BLOWING IN THE WIND
By Trey Pitsenberger, co-owner
One of the most
pleasing sites in the landscape must be the wind blowing
the leaves of ornamental grasses. There is something
refreshing and relaxing about watching the leaves of
grasses that become animated with the action of the
wind upon them. When large fields of grasses are moving,
it’s quite like watching the waves upon
Ornamental grasses started to gain in popularity
a few years back and continue to attract people with
their unique contribution to the garden. Ornamental grasses
add a vertical accent that counterbalances the rounded
look that many shrubs posses. Every yard can benefit
from the addition of ornamental grasses.
When we speak of
ornamental grasses we will exclude lawns or bamboos.
Some of the most popular ornamental grasses range in
height from 8 inches to 6 feet plus. The most popular
ornamental grass the last couple of years has been
Pennisetum setaceum ‘Rubrum’.
Commonly known as Purple fountain grass is has reddish
brown leaves and rose-colored plumes that fade to beige.
Purple fountain grass grows to about four feet tall and
wide and grows in the full sun. Unlike the species, it
will not go to seed and become invasive. It is generally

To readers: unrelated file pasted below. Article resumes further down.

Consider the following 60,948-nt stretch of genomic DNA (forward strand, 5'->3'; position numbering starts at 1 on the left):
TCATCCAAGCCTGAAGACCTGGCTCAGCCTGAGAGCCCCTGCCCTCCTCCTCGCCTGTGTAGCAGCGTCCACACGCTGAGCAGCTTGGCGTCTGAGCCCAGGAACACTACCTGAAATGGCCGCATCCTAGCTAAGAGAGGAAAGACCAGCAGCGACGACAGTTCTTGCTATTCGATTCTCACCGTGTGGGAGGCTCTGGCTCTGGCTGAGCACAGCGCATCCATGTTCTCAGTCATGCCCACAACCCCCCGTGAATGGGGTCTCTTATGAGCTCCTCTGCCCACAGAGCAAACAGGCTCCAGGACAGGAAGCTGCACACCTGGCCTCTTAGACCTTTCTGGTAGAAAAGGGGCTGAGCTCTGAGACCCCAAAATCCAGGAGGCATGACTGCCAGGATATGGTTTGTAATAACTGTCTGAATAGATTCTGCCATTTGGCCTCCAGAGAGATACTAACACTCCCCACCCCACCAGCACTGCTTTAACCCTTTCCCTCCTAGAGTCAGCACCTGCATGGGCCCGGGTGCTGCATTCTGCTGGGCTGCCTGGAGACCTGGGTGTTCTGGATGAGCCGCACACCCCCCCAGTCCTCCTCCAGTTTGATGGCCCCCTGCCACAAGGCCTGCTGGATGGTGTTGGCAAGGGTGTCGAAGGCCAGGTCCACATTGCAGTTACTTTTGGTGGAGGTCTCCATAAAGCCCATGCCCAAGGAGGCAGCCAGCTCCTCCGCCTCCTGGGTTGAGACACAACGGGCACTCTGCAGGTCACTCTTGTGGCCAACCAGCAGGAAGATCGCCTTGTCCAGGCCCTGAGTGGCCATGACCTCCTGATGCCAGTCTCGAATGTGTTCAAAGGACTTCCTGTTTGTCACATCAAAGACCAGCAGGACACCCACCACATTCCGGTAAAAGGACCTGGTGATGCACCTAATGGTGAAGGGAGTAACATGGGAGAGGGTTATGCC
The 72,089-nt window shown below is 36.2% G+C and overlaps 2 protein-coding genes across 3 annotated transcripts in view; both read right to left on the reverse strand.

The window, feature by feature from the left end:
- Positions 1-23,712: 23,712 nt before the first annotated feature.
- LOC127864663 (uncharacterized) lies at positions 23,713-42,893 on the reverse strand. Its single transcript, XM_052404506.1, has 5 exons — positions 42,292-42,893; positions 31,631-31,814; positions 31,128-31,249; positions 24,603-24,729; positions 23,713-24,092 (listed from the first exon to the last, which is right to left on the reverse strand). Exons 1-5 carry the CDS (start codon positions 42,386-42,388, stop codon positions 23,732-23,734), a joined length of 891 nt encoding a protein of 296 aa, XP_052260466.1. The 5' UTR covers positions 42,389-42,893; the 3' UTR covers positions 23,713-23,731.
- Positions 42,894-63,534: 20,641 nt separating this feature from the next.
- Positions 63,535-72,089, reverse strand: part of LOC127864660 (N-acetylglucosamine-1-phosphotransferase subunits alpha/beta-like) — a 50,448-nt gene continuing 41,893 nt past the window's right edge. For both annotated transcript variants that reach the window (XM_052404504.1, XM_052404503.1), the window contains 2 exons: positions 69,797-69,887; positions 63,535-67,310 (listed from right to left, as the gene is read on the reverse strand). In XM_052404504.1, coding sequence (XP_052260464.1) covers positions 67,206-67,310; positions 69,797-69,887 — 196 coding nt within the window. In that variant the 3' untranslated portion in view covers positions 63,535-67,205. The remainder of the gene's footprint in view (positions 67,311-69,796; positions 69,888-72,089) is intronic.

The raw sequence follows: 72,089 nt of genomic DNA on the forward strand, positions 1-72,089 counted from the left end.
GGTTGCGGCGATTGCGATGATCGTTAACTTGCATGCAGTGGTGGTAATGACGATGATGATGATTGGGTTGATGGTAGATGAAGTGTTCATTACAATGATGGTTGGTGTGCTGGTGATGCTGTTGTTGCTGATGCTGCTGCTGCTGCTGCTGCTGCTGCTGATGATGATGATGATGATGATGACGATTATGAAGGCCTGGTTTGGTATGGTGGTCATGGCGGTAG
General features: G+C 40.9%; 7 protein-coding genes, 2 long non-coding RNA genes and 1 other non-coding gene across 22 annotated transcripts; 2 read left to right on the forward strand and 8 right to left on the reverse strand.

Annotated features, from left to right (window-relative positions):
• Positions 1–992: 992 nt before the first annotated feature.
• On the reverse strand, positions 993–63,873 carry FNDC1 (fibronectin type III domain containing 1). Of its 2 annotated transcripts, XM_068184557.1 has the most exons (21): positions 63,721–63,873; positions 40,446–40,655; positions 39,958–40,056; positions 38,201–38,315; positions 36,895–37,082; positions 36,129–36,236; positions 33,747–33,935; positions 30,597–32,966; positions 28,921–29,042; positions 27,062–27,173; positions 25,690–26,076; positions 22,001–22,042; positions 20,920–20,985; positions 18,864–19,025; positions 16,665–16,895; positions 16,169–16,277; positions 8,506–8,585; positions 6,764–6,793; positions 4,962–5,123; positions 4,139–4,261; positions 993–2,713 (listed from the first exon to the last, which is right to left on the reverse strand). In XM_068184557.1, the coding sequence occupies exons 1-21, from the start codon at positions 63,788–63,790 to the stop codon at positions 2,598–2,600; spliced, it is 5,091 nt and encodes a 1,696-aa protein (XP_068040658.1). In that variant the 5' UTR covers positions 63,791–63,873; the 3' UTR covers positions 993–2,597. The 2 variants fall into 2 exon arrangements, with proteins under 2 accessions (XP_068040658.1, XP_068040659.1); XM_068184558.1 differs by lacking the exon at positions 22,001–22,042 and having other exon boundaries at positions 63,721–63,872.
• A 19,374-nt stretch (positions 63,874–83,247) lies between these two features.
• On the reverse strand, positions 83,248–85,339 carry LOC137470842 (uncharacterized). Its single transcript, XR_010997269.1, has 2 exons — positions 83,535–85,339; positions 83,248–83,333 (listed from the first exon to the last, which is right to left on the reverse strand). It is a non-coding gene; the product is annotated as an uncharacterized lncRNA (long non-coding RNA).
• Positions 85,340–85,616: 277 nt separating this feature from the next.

hardy in Auburn and elevations below, but will die in
the winter at higher elevations. It will go deciduous
where it lives thru the winter, like many grasses. When
the leaves on grasses start to look poor in the late
fall, simply cut them off at the ground level. They will
reemerge in the spring. Purple fountain grass looks especially
nice with orange or yellow plants such as Rudbeckia,
the Gloriosa daisy or Lime mound spirea.
For a tall green
leafed grass suitable for background plantings or as
a transition from landscaped areas to more natural
areas try Miscanthus ‘Gracillimus’ or
Maiden grass. It is among the most showy and liveliest
looking of the ornamental grasses. Narrow dark green
leaves form a graceful clump six to eight feet tall and
wide. This grass bears coppery plums that mature to a
cream color. In the fall the leaves have a bright orange
color. It looks especially showy against a background
of dark evergreens. Try the dwarf form of Miscanthus
in containers for a stunning look. It will grow only
three feet tall.
In the shade were
you need a bright, low growing plant try Liriope ‘Silver dragon’.
Growing to about one-foot tall it has green leaves that
are silvery striped that seem to shine in the shade.
I like to use it as an informal groundcover or edging
along a walkway. Liriope ‘Silvery Sunproof’ grow
the same height, but has leaves striped yellow. It produces
lilac blooms that rise well above the foliage. Liriope
adds a casual relaxed look to shade garden that is quite
refreshing in the warm summer months. Liriope are evergreen,
even in the winter. Japanese Forest Grass, Hakonechloa,
is a deciduous grass for the shade that is one of the
best. Green leaves have yellow stripes to 14 inches tall.
This is a very graceful plant that should find a place
in every shade garden or container planting for the shade.
The above grasses are just a small selection of the many
that are available today. Sun or shade, ornamental grasses
will provide a nice vertical accent in any garden.